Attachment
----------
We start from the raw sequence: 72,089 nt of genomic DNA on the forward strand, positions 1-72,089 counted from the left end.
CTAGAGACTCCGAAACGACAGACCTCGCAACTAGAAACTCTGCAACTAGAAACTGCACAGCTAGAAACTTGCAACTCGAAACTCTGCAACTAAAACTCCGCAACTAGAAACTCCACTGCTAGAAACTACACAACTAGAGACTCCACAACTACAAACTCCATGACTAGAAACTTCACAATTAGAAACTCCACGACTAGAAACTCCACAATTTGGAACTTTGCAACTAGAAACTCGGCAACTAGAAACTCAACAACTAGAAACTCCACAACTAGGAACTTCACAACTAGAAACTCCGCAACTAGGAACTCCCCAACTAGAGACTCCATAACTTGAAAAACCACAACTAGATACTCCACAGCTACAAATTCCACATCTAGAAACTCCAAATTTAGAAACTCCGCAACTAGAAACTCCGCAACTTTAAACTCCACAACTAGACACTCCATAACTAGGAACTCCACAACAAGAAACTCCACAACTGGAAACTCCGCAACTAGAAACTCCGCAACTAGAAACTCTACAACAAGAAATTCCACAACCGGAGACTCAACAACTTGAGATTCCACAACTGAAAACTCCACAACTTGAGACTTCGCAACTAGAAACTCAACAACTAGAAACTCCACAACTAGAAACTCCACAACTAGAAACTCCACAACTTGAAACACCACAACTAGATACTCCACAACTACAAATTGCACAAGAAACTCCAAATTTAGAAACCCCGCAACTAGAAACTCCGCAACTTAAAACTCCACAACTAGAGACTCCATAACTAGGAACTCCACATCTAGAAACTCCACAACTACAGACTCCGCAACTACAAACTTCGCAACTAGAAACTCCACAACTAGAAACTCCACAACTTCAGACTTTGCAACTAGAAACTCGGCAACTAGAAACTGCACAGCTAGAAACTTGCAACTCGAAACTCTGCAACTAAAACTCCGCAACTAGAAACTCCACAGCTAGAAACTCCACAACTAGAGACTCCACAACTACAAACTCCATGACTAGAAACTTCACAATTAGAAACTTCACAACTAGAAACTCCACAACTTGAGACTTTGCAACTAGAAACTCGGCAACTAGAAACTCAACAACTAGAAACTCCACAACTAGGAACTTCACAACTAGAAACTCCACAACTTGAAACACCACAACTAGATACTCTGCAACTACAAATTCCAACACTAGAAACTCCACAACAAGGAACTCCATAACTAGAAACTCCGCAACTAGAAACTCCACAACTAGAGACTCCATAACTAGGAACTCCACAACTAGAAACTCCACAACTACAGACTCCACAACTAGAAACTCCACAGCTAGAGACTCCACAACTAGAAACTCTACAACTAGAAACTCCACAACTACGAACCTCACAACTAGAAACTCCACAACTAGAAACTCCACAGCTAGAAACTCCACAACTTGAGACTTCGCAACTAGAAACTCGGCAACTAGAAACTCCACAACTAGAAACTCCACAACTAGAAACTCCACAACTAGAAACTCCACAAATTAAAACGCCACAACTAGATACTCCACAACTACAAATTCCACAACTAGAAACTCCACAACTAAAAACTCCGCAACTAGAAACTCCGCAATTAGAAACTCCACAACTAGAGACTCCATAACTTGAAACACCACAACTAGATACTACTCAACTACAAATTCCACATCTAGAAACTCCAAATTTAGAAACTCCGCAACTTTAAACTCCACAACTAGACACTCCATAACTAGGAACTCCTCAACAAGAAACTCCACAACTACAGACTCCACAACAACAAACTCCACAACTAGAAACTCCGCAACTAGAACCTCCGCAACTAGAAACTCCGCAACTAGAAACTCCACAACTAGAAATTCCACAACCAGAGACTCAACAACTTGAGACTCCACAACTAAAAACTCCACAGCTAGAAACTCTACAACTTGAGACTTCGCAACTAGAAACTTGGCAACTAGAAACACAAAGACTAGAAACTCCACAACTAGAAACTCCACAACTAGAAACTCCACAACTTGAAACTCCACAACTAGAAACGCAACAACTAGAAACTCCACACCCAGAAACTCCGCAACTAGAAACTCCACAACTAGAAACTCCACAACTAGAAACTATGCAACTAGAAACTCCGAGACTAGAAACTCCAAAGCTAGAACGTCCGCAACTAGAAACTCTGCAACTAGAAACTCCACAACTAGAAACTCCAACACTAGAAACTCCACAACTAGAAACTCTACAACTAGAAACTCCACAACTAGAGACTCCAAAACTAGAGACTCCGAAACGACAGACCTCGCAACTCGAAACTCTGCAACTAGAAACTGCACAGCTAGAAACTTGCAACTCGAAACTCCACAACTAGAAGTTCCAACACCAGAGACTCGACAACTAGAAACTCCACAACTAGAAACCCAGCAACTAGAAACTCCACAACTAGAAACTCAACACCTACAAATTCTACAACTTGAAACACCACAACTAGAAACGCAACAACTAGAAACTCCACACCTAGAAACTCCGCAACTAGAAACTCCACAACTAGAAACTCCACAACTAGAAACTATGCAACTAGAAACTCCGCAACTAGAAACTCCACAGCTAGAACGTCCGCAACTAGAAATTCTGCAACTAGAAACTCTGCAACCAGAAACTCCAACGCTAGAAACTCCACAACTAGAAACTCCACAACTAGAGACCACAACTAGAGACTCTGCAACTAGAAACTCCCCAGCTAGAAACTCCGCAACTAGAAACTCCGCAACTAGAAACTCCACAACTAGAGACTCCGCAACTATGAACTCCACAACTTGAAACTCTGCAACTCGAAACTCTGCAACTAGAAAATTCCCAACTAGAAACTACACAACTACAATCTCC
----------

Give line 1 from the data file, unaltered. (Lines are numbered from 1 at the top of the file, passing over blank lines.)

We start from the raw sequence: 72,089 nt of genomic DNA on the forward strand, positions 1-72,089 counted from the left end.